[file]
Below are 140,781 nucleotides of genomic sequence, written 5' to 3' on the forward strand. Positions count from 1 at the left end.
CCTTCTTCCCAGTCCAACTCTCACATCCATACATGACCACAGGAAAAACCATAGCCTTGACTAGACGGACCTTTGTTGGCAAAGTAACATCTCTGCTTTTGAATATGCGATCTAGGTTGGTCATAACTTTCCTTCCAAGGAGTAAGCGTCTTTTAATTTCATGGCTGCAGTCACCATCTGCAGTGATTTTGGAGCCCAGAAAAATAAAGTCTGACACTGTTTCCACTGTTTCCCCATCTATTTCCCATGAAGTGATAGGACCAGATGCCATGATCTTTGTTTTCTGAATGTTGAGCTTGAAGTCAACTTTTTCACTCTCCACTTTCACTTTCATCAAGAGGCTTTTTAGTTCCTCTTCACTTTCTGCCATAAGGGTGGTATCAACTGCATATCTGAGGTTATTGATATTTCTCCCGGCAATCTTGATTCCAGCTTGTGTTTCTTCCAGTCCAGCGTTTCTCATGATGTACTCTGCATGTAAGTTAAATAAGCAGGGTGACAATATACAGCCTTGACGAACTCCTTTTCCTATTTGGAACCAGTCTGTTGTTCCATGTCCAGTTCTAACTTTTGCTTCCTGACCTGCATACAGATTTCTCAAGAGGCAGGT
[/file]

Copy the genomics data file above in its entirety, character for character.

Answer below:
Below are 140,781 nucleotides of genomic sequence, written 5' to 3' on the forward strand. Positions count from 1 at the left end.
CCTTCTTCCCAGTCCAACTCTCACATCCATACATGACCACAGGAAAAACCATAGCCTTGACTAGACGGACCTTTGTTGGCAAAGTAACATCTCTGCTTTTGAATATGCGATCTAGGTTGGTCATAACTTTCCTTCCAAGGAGTAAGCGTCTTTTAATTTCATGGCTGCAGTCACCATCTGCAGTGATTTTGGAGCCCAGAAAAATAAAGTCTGACACTGTTTCCACTGTTTCCCCATCTATTTCCCATGAAGTGATAGGACCAGATGCCATGATCTTTGTTTTCTGAATGTTGAGCTTGAAGTCAACTTTTTCACTCTCCACTTTCACTTTCATCAAGAGGCTTTTTAGTTCCTCTTCACTTTCTGCCATAAGGGTGGTATCAACTGCATATCTGAGGTTATTGATATTTCTCCCGGCAATCTTGATTCCAGCTTGTGTTTCTTCCAGTCCAGCGTTTCTCATGATGTACTCTGCATGTAAGTTAAATAAGCAGGGTGACAATATACAGCCTTGACGAACTCCTTTTCCTATTTGGAACCAGTCTGTTGTTCCATGTCCAGTTCTAACTTTTGCTTCCTGACCTGCATACAGATTTCTCAAGAGGCAGGT